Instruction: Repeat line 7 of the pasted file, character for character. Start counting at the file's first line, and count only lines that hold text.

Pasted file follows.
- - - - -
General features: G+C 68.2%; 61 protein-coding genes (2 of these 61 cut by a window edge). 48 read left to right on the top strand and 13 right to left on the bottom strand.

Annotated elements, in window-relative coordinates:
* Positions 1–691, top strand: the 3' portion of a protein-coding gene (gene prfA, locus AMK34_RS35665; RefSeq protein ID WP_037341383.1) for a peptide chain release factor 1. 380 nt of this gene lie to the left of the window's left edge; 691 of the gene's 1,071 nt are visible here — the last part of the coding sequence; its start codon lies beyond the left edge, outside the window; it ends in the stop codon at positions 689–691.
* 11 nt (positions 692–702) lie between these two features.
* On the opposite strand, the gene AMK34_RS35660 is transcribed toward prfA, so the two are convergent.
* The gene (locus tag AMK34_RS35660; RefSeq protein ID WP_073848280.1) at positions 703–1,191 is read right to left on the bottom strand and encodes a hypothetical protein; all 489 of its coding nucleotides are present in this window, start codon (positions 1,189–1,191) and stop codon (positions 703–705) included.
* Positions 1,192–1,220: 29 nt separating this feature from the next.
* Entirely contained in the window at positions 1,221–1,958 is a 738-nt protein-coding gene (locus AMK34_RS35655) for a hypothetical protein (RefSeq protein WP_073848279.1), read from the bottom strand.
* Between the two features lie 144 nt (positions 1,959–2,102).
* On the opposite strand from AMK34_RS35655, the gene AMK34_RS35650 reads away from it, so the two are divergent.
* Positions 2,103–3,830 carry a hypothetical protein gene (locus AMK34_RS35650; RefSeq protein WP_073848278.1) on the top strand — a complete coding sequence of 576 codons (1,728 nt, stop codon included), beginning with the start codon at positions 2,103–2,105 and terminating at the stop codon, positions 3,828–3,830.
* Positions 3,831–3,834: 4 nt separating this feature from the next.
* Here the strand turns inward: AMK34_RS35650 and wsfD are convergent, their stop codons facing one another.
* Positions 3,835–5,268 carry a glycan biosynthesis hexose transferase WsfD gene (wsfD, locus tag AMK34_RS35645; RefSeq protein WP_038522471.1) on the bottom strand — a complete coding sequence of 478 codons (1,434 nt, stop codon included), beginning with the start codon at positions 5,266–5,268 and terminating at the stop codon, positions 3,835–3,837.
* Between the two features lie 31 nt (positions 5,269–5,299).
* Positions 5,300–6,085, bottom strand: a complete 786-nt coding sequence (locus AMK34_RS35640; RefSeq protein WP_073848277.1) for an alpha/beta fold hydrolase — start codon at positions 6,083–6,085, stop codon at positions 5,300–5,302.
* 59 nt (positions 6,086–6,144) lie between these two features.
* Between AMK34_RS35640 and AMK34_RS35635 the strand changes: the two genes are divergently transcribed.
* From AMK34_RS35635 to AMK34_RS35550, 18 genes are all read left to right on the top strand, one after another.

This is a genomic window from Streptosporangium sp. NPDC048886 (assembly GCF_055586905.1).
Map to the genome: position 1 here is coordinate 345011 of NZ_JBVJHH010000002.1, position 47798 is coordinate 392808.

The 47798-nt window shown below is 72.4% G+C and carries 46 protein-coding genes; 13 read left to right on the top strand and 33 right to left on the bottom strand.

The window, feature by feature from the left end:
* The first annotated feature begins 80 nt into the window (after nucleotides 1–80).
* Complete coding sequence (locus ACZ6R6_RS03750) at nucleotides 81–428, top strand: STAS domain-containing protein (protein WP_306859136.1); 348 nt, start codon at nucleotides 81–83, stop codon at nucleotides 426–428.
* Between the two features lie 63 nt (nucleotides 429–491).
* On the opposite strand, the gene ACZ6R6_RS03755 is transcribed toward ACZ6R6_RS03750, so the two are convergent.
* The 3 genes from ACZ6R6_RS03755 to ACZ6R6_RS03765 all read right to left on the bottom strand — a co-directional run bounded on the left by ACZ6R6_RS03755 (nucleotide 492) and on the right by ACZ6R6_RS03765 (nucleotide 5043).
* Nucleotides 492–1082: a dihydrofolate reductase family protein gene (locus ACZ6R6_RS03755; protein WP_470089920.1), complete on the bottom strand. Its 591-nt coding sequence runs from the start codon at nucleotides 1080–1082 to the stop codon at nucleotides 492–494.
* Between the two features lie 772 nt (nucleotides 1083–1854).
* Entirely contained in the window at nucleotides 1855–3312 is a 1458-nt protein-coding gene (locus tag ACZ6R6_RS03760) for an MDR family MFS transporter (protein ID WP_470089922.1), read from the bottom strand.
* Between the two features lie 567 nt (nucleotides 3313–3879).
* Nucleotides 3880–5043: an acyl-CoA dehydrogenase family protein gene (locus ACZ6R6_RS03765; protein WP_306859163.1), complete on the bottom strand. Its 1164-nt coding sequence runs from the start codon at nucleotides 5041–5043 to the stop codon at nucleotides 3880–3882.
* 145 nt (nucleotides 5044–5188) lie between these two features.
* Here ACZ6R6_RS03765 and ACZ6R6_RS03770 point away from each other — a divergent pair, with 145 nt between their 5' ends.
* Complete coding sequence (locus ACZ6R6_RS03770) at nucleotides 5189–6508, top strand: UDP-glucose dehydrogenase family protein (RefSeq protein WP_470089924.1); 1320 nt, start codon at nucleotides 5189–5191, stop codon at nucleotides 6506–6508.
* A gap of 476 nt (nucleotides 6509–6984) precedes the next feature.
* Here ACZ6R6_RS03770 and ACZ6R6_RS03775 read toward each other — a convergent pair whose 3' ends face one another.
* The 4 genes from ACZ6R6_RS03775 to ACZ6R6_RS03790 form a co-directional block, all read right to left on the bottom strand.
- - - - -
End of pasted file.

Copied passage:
* Positions 1,192–1,220: 29 nt separating this feature from the next.